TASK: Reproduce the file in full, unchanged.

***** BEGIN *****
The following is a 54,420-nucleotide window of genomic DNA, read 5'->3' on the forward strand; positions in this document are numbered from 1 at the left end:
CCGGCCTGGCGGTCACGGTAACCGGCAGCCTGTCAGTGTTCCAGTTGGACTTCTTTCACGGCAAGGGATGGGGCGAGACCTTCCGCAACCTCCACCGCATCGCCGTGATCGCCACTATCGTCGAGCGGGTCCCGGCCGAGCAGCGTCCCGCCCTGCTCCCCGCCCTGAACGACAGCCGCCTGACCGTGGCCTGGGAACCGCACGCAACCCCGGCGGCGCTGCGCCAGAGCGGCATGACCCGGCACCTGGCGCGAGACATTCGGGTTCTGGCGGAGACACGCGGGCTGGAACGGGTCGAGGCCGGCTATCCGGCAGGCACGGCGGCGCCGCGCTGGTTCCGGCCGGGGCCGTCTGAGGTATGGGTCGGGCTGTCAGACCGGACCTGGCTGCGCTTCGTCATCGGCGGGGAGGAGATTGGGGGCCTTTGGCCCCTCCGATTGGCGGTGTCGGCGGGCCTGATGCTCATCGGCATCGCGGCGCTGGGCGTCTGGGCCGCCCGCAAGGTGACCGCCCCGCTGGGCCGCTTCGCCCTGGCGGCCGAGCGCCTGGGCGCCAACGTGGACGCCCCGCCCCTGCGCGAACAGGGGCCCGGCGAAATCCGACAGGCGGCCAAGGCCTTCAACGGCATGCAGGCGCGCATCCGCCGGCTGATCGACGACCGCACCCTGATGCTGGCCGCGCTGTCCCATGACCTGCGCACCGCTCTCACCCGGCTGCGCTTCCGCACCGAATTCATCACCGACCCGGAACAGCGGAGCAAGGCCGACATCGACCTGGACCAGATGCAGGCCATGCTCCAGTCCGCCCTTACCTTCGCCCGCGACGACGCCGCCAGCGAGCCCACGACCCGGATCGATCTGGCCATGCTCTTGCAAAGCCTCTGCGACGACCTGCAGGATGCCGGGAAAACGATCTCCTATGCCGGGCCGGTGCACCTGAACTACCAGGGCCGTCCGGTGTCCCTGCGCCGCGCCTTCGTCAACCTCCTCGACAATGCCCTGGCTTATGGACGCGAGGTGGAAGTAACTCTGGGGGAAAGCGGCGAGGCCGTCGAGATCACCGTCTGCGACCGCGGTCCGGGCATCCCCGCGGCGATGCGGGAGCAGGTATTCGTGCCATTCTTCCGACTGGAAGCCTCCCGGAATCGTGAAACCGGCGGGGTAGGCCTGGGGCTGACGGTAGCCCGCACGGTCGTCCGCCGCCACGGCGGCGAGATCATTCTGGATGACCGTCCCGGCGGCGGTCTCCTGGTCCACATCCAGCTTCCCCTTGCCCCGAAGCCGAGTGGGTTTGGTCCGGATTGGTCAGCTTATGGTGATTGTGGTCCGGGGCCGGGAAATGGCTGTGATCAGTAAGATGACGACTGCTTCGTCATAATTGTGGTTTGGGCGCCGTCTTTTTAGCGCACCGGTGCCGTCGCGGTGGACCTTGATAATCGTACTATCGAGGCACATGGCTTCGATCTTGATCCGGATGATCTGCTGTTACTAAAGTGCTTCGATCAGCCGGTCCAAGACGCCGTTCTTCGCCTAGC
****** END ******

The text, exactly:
The following is a 54,420-nucleotide window of genomic DNA, read 5'->3' on the forward strand; positions in this document are numbered from 1 at the left end:
CCGGCCTGGCGGTCACGGTAACCGGCAGCCTGTCAGTGTTCCAGTTGGACTTCTTTCACGGCAAGGGATGGGGCGAGACCTTCCGCAACCTCCACCGCATCGCCGTGATCGCCACTATCGTCGAGCGGGTCCCGGCCGAGCAGCGTCCCGCCCTGCTCCCCGCCCTGAACGACAGCCGCCTGACCGTGGCCTGGGAACCGCACGCAACCCCGGCGGCGCTGCGCCAGAGCGGCATGACCCGGCACCTGGCGCGAGACATTCGGGTTCTGGCGGAGACACGCGGGCTGGAACGGGTCGAGGCCGGCTATCCGGCAGGCACGGCGGCGCCGCGCTGGTTCCGGCCGGGGCCGTCTGAGGTATGGGTCGGGCTGTCAGACCGGACCTGGCTGCGCTTCGTCATCGGCGGGGAGGAGATTGGGGGCCTTTGGCCCCTCCGATTGGCGGTGTCGGCGGGCCTGATGCTCATCGGCATCGCGGCGCTGGGCGTCTGGGCCGCCCGCAAGGTGACCGCCCCGCTGGGCCGCTTCGCCCTGGCGGCCGAGCGCCTGGGCGCCAACGTGGACGCCCCGCCCCTGCGCGAACAGGGGCCCGGCGAAATCCGACAGGCGGCCAAGGCCTTCAACGGCATGCAGGCGCGCATCCGCCGGCTGATCGACGACCGCACCCTGATGCTGGCCGCGCTGTCCCATGACCTGCGCACCGCTCTCACCCGGCTGCGCTTCCGCACCGAATTCATCACCGACCCGGAACAGCGGAGCAAGGCCGACATCGACCTGGACCAGATGCAGGCCATGCTCCAGTCCGCCCTTACCTTCGCCCGCGACGACGCCGCCAGCGAGCCCACGACCCGGATCGATCTGGCCATGCTCTTGCAAAGCCTCTGCGACGACCTGCAGGATGCCGGGAAAACGATCTCCTATGCCGGGCCGGTGCACCTGAACTACCAGGGCCGTCCGGTGTCCCTGCGCCGCGCCTTCGTCAACCTCCTCGACAATGCCCTGGCTTATGGACGCGAGGTGGAAGTAACTCTGGGGGAAAGCGGCGAGGCCGTCGAGATCACCGTCTGCGACCGCGGTCCGGGCATCCCCGCGGCGATGCGGGAGCAGGTATTCGTGCCATTCTTCCGACTGGAAGCCTCCCGGAATCGTGAAACCGGCGGGGTAGGCCTGGGGCTGACGGTAGCCCGCACGGTCGTCCGCCGCCACGGCGGCGAGATCATTCTGGATGACCGTCCCGGCGGCGGTCTCCTGGTCCACATCCAGCTTCCCCTTGCCCCGAAGCCGAGTGGGTTTGGTCCGGATTGGTCAGCTTATGGTGATTGTGGTCCGGGGCCGGGAAATGGCTGTGATCAGTAAGATGACGACTGCTTCGTCATAATTGTGGTTTGGGCGCCGTCTTTTTAGCGCACCGGTGCCGTCGCGGTGGACCTTGATAATCGTACTATCGAGGCACATGGCTTCGATCTTGATCCGGATGATCTGCTGTTACTAAAGTGCTTCGATCAGCCGGTCCAAGACGCCGTTCTTCGCCTAGC